Wizards (1977) is a cult animated movie by Raph Bakshi which combines the post-apocalyptic and fairy tale setting. The titular ‘Wizards’ are twins that look nothing alike: Avatar is a Ginger Gnome whilst the other, Blackwolf, bears a striking resemblance to an Undead Saruman. And guess what? One is good and one is evil – but which?
Coraline is a Children’s horror film and, unsurprisingly, has been quite controversial within parental forums with some arguing it is too scary for it’s PG rating. The Nightmare Before Christmas – also directed by Henry Selick – provoked a similar reaction yet is a firm family favourite with a strong cult following. It’s very different from a regular children’s film, which may account for its success. Likewise Coraline is a refreshing break from the same-old same-old and pushes the envelope on children’s entertainment. It’s frightening in a surreal, psychological way evocative of nightmares with a sprinkling of creepiness. But by embodying these intangible childhood fears it also tackles how to deal with them, and is ultimately empowering and uplifting.
Coraline is a stop-motion animation and the hand-crafted feel is particularly appropriate to its theme. With the introduction of computer-generated animation stop-motion, which is a painstakingly slow process, is becoming increasingly rare. Coraline’s visuals are breathtaking with minute attention to detail in every frame. It’s a work of art with beautiful, atmospheric scenery and luscious, touchable textures. I could forgive a multitude of sins for something this pretty.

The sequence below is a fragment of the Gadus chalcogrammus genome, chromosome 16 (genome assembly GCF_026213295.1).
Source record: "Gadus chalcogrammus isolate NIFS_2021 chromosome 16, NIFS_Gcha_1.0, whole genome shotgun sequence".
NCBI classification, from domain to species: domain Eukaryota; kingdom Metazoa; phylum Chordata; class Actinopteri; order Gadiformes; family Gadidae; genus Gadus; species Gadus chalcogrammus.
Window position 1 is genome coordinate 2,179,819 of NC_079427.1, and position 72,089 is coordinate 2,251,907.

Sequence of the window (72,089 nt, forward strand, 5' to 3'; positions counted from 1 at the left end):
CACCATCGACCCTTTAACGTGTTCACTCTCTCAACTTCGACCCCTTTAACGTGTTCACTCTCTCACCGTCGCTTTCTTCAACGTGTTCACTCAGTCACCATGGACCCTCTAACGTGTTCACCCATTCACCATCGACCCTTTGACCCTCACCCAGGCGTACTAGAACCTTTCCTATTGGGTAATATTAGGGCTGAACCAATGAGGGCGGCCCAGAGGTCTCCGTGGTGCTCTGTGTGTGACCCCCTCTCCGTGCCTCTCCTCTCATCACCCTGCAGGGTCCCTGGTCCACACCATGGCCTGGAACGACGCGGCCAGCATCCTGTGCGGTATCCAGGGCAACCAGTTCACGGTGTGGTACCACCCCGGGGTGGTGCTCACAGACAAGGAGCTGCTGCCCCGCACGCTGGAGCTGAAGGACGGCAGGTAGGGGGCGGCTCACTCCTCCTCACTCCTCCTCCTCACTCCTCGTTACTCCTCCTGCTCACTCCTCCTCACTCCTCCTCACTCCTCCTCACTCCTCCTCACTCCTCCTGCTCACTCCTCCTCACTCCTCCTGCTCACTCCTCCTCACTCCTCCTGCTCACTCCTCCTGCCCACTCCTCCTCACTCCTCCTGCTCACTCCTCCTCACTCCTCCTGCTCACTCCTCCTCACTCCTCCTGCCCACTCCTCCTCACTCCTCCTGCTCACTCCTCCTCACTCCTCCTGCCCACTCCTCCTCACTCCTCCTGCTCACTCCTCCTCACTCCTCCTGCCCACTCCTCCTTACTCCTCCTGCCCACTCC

This film is bad. Really bad. You just won’t believe how vastly, hugely, mindbogglingly bad it is. I mean you might have been appalled by The Crystal Skull but that’s just peanuts to this. Listen…
I read the Dragonlance books as a teenager and am, even as we speak, playing through the AD&D Modules. I was dead excited to hear there was a film and even enjoyed watching it for the first ten minutes. It begins at a quite relaxed pace, introducing the characters with some humorous banter and bloodless action. But this is soon replaced by break-neck pacing. The plot feels as if it is on fast-forward, with a lot being told in exposition and chunks of the story being missed out altogether. With a large cast of characters they get no more than a handful of lines each, and several are left standing around with very little to do. Ultimately 90 minutes just isn’t a sufficient run-time to do the story justice.
The animation is mostly 80s style 2D, with the jarring addition of 3D CGI for the Dragons and Draconians. The two styles just don’t mesh and make the production look amateurish. The bloodless action is replaced by amazingly inconsistent gore. One moment we are looking at Hobgoblins dying in pools of blood, the next the ground is perfectly clean! Continuity errors like this persist throughout the film, almost every time the viewpoint changes, and their lip-synching is about as good as mine!
So I was enormously disappointed and appalled to think that this might be anyone’s introduction to Dragonlance. So do yourself a favour and don’t let this film ruin what could be a wonderful experience. Read the books.
Buy the DVD on Amazon (if you must)
Buy the books on Amazon (that’s better)
I’ve made an animated video as a final appeal in these last few promoting days of Frumph’s WAR! This week we can only gain points for promotion done outside the webcomics community, so I’m hoping this’ll get spread around different blogs and websites. Viral videos FTW!
This is my first attempt at lip-syncing. It didn’t go too badly :p
I had some technical difficulties with this, but Dungeonwarden helped me.
I’d also like to thank Dave Brendon for reposting this video alongside a review on his weblog. Cheers!